On Tuesday, the Taliban formed the interim “Islamic Emirate”, appointing hardliners, who oversaw the 20-year fight against the US-led military coalition, in its new government.
The new government is dominated by members of the group’s old guard, with no women included. Mullah Muhammad Hassan Akhund has been appointed as Prime Minister with two deputies Mullah Abdul Ghani Baradar and Molavi Abdul Salam Hanafi.
Meanwhile, the Resistance Front in the Panjshir has vowed to declare a parallel government in Afghanistan even as the Taliban recently announced its “caretaker government” in the country. Although the Taliban has seized control of Panjshir this week, sporadic clashes still take place in the valley.
A tribal elder who recently fled the province told The Post that the Taliban is carrying out some extrajudicial executions of civilians and the list of abuses carried out by the outfit is growing.
The Afghan elder said that his people pressed him to leave the area after Taliban members warned his family. “The eight civilians killed in Panjshir three days earlier were neither supporters of the resistance or the Taliban,” he said.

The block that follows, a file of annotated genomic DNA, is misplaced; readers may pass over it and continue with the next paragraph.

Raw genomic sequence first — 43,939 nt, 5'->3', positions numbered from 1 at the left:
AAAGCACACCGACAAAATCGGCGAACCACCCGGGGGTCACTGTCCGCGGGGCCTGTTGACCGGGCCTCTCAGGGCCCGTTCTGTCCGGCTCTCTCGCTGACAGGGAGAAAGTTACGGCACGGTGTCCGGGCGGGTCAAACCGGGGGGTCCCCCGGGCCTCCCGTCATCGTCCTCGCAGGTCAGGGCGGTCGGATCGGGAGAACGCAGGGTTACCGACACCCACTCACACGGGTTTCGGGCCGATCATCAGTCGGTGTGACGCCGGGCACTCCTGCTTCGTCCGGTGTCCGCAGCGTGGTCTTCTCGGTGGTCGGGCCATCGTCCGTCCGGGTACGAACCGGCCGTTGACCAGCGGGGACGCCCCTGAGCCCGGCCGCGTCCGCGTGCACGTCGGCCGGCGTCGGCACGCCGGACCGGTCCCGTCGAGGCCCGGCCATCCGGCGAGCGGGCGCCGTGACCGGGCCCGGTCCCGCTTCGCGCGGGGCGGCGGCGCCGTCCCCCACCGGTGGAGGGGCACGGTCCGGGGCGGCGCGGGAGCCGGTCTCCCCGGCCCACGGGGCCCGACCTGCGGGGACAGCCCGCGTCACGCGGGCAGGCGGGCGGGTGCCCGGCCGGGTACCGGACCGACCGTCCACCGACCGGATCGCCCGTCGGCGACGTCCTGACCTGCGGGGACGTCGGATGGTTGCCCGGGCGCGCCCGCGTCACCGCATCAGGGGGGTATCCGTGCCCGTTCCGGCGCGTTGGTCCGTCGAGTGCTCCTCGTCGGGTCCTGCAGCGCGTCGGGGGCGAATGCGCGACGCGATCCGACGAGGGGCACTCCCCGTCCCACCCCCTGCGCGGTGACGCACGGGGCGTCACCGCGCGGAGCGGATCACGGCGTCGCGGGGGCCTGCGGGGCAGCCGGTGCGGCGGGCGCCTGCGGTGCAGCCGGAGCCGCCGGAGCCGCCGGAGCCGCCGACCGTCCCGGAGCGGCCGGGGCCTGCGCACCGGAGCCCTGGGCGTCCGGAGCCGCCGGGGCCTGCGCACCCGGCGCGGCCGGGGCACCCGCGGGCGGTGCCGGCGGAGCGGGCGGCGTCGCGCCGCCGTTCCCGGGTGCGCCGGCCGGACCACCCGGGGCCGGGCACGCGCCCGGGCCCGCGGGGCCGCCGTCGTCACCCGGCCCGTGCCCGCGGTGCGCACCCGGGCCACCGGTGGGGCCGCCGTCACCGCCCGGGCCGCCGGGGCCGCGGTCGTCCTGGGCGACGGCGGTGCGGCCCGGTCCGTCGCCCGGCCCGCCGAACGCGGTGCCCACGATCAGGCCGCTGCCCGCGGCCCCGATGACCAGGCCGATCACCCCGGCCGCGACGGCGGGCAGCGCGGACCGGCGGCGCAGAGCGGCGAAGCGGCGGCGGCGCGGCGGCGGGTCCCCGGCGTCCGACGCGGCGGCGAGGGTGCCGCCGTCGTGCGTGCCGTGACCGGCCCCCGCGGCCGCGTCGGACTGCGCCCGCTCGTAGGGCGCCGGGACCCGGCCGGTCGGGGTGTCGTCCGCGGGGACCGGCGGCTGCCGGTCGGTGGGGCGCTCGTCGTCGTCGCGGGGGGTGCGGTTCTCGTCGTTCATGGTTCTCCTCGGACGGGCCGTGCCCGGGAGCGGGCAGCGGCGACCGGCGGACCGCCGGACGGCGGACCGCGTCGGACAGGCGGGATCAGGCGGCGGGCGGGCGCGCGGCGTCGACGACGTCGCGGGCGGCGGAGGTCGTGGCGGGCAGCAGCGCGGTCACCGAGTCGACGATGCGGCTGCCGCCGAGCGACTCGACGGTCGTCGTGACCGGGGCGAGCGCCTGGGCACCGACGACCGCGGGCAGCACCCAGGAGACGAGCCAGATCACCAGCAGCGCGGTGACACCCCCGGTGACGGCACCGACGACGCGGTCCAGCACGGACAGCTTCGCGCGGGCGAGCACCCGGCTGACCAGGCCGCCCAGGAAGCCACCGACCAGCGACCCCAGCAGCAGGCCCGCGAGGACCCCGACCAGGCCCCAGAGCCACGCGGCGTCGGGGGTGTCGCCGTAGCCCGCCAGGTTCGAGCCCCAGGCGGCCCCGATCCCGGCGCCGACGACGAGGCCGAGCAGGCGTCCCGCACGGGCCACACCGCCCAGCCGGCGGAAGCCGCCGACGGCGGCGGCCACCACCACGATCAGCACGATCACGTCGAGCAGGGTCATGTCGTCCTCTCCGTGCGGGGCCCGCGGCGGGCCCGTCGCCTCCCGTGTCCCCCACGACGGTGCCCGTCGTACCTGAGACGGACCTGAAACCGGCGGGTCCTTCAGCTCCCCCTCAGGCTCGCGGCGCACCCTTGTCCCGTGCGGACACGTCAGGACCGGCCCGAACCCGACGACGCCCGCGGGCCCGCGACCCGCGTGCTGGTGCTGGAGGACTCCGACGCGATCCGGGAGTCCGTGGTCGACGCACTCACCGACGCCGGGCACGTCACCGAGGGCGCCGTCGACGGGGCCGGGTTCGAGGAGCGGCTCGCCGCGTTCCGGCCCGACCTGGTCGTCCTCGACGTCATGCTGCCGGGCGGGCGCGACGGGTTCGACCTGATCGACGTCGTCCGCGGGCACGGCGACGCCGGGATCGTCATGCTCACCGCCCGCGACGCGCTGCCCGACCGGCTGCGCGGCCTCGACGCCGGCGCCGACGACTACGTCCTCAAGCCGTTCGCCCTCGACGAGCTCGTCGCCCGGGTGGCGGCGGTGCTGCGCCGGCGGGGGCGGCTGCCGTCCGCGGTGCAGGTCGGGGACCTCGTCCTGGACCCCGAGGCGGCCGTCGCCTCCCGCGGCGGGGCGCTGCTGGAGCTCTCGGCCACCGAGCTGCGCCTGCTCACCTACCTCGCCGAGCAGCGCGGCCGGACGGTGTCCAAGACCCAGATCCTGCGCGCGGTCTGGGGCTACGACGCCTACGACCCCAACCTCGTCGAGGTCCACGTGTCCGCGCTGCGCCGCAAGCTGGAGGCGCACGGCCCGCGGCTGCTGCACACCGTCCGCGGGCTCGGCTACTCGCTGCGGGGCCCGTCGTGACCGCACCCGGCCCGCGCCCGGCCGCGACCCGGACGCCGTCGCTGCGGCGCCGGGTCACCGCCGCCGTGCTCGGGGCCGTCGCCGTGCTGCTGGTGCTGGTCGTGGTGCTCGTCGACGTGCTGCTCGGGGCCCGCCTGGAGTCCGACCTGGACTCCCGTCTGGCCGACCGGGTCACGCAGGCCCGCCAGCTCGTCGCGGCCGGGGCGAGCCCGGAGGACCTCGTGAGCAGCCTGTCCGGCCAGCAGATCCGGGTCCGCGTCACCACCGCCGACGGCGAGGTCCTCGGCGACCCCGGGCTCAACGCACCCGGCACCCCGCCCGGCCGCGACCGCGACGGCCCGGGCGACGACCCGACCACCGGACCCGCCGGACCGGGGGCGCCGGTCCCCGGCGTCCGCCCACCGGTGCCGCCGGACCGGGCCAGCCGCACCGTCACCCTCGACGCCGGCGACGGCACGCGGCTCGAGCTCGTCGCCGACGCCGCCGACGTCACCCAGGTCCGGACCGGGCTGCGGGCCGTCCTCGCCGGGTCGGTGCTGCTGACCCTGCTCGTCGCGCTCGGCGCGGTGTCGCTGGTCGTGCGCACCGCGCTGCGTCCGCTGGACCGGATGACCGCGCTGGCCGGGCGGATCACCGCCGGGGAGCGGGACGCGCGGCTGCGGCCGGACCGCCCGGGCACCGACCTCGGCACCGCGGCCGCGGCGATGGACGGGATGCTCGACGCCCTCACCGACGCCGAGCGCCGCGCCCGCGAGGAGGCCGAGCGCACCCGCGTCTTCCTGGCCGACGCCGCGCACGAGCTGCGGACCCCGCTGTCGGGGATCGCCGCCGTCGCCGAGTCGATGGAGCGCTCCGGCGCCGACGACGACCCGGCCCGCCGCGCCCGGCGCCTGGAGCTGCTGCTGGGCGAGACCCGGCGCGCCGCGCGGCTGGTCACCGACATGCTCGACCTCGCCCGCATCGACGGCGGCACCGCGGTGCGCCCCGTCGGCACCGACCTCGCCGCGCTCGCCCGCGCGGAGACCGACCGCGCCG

Highlighting the ongoing humanitarian crisis in Panjshir valley, former Afghanistan Vice President Amrullah Saleh last week had called on the UN to do its utmost to prevent the Taliban’s onslaught into the resistance stronghold.
Raising an alarm over the situation in Panjshir, Saleh in a letter to the UN had said a large-scale humanitarian crisis is occurring across Panjshir province and three Andrabs districts in Baghlan province due to the economic blockade and telecommunication blackout by the Taliban.
“We call on the United Nations and the international community to do its utmost to prevent the Taliban’s onslaught into Panjshir province and encourage, negotiate a political solution to ensure thousands of displaced and hosting civilians are saved,” Saleh had said.
Taliban and opposition forces battled to control the Panjshir Valley north of Kabul, the last Afghan province holding out against the group. Saleh, along with Ahmad Massoud — the son of famous Afghan commander Ahmad Shah Massoud — another leader of the resistance, is still trying to mount a challenge to the Taliban.